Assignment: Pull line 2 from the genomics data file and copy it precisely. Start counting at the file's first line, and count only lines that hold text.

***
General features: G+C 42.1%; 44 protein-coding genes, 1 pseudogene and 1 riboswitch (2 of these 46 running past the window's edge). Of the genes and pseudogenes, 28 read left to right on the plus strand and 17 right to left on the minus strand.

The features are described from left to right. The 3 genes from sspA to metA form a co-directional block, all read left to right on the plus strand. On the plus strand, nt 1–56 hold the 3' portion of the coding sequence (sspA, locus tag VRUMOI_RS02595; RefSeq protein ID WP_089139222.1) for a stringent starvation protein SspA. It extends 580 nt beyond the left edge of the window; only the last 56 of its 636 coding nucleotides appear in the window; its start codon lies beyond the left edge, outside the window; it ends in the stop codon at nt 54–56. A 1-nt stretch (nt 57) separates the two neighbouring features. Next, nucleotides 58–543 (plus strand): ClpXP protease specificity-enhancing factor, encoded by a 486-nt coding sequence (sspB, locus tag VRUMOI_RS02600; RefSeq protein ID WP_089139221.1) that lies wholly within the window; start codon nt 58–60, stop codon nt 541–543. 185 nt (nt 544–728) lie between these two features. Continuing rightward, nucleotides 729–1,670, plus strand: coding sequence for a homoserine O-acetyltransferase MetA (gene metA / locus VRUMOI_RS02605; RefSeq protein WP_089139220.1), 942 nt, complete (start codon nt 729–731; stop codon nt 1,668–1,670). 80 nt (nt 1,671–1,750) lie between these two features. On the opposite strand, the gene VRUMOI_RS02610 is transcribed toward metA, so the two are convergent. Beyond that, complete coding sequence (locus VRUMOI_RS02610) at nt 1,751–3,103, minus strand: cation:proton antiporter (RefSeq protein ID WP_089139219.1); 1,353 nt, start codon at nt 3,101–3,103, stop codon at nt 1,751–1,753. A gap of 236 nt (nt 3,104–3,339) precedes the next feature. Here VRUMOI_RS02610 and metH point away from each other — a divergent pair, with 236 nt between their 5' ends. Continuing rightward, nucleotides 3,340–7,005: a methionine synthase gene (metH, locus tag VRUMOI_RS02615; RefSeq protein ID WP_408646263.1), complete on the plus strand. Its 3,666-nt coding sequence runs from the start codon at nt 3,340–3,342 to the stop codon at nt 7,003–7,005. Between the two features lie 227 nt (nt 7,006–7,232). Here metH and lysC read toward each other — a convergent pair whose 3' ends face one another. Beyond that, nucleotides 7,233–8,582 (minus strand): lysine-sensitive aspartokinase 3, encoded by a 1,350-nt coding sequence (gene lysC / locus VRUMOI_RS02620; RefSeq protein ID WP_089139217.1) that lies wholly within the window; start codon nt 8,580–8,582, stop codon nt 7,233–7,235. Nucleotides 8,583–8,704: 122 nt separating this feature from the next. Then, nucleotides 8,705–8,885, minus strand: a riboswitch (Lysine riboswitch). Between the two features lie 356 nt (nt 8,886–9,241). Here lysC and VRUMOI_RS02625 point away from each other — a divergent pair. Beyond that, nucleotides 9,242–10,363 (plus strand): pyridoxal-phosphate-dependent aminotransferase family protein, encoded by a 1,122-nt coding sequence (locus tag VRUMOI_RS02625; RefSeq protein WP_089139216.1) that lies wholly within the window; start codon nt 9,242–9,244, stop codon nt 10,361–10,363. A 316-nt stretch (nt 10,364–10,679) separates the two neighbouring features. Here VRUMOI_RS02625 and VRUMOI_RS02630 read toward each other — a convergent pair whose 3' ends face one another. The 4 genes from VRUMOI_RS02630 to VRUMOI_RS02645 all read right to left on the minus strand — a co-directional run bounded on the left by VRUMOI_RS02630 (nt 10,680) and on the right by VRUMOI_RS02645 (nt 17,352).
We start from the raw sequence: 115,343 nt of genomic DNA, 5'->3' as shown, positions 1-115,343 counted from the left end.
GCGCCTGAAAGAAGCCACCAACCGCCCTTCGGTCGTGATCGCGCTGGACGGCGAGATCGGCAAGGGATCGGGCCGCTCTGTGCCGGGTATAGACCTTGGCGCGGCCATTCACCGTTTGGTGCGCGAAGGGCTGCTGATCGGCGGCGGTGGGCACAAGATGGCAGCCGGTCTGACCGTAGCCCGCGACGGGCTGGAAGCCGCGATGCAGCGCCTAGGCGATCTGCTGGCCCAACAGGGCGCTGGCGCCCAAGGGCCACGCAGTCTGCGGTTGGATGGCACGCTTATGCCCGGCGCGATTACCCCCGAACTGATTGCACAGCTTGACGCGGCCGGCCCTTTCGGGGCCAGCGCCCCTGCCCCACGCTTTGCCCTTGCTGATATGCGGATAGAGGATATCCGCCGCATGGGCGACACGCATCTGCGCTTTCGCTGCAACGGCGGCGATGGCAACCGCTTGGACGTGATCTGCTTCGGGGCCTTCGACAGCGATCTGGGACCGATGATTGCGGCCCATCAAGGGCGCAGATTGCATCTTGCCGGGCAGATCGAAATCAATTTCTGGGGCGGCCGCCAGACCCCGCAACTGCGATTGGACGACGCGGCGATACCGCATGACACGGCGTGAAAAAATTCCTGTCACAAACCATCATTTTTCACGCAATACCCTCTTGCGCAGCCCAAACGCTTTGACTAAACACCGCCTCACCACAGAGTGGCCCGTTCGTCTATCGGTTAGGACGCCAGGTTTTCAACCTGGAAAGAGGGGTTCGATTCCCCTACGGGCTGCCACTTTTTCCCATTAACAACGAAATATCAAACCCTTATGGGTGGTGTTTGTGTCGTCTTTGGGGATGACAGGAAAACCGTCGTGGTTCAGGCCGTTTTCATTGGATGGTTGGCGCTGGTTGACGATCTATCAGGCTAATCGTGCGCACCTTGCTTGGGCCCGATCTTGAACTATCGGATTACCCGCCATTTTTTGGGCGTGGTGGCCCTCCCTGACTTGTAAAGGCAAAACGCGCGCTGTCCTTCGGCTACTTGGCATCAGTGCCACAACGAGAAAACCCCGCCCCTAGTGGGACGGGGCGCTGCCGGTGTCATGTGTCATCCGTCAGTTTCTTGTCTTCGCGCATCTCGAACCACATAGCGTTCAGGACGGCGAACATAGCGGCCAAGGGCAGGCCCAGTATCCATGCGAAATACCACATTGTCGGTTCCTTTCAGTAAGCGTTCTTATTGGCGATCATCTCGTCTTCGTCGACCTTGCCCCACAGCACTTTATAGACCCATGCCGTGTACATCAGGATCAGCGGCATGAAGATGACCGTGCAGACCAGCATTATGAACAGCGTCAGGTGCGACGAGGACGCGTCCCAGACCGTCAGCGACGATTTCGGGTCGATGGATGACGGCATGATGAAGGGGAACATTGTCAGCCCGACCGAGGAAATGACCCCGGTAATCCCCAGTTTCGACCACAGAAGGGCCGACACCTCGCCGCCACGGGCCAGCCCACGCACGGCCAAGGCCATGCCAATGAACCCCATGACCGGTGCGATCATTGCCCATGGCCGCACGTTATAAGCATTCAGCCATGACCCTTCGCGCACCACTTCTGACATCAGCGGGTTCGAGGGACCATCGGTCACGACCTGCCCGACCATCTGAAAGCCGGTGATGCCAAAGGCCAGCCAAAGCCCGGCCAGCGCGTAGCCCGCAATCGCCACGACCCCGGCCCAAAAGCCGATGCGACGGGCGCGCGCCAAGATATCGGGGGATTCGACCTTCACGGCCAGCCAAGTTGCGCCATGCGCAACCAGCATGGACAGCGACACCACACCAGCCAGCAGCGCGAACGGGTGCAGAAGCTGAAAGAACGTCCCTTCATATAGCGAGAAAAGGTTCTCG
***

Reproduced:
The features are described from left to right. The 3 genes from sspA to metA form a co-directional block, all read left to right on the plus strand. On the plus strand, nt 1–56 hold the 3' portion of the coding sequence (sspA, locus tag VRUMOI_RS02595; RefSeq protein ID WP_089139222.1) for a stringent starvation protein SspA. It extends 580 nt beyond the left edge of the window; only the last 56 of its 636 coding nucleotides appear in the window; its start codon lies beyond the left edge, outside the window; it ends in the stop codon at nt 54–56. A 1-nt stretch (nt 57) separates the two neighbouring features. Next, nucleotides 58–543 (plus strand): ClpXP protease specificity-enhancing factor, encoded by a 486-nt coding sequence (sspB, locus tag VRUMOI_RS02600; RefSeq protein ID WP_089139221.1) that lies wholly within the window; start codon nt 58–60, stop codon nt 541–543. 185 nt (nt 544–728) lie between these two features. Continuing rightward, nucleotides 729–1,670, plus strand: coding sequence for a homoserine O-acetyltransferase MetA (gene metA / locus VRUMOI_RS02605; RefSeq protein WP_089139220.1), 942 nt, complete (start codon nt 729–731; stop codon nt 1,668–1,670). 80 nt (nt 1,671–1,750) lie between these two features. On the opposite strand, the gene VRUMOI_RS02610 is transcribed toward metA, so the two are convergent. Beyond that, complete coding sequence (locus VRUMOI_RS02610) at nt 1,751–3,103, minus strand: cation:proton antiporter (RefSeq protein ID WP_089139219.1); 1,353 nt, start codon at nt 3,101–3,103, stop codon at nt 1,751–1,753. A gap of 236 nt (nt 3,104–3,339) precedes the next feature. Here VRUMOI_RS02610 and metH point away from each other — a divergent pair, with 236 nt between their 5' ends. Continuing rightward, nucleotides 3,340–7,005: a methionine synthase gene (metH, locus tag VRUMOI_RS02615; RefSeq protein ID WP_408646263.1), complete on the plus strand. Its 3,666-nt coding sequence runs from the start codon at nt 3,340–3,342 to the stop codon at nt 7,003–7,005. Between the two features lie 227 nt (nt 7,006–7,232). Here metH and lysC read toward each other — a convergent pair whose 3' ends face one another. Beyond that, nucleotides 7,233–8,582 (minus strand): lysine-sensitive aspartokinase 3, encoded by a 1,350-nt coding sequence (gene lysC / locus VRUMOI_RS02620; RefSeq protein ID WP_089139217.1) that lies wholly within the window; start codon nt 8,580–8,582, stop codon nt 7,233–7,235. Nucleotides 8,583–8,704: 122 nt separating this feature from the next. Then, nucleotides 8,705–8,885, minus strand: a riboswitch (Lysine riboswitch). Between the two features lie 356 nt (nt 8,886–9,241). Here lysC and VRUMOI_RS02625 point away from each other — a divergent pair. Beyond that, nucleotides 9,242–10,363 (plus strand): pyridoxal-phosphate-dependent aminotransferase family protein, encoded by a 1,122-nt coding sequence (locus tag VRUMOI_RS02625; RefSeq protein WP_089139216.1) that lies wholly within the window; start codon nt 9,242–9,244, stop codon nt 10,361–10,363. A 316-nt stretch (nt 10,364–10,679) separates the two neighbouring features. Here VRUMOI_RS02625 and VRUMOI_RS02630 read toward each other — a convergent pair whose 3' ends face one another. The 4 genes from VRUMOI_RS02630 to VRUMOI_RS02645 all read right to left on the minus strand — a co-directional run bounded on the left by VRUMOI_RS02630 (nt 10,680) and on the right by VRUMOI_RS02645 (nt 17,352).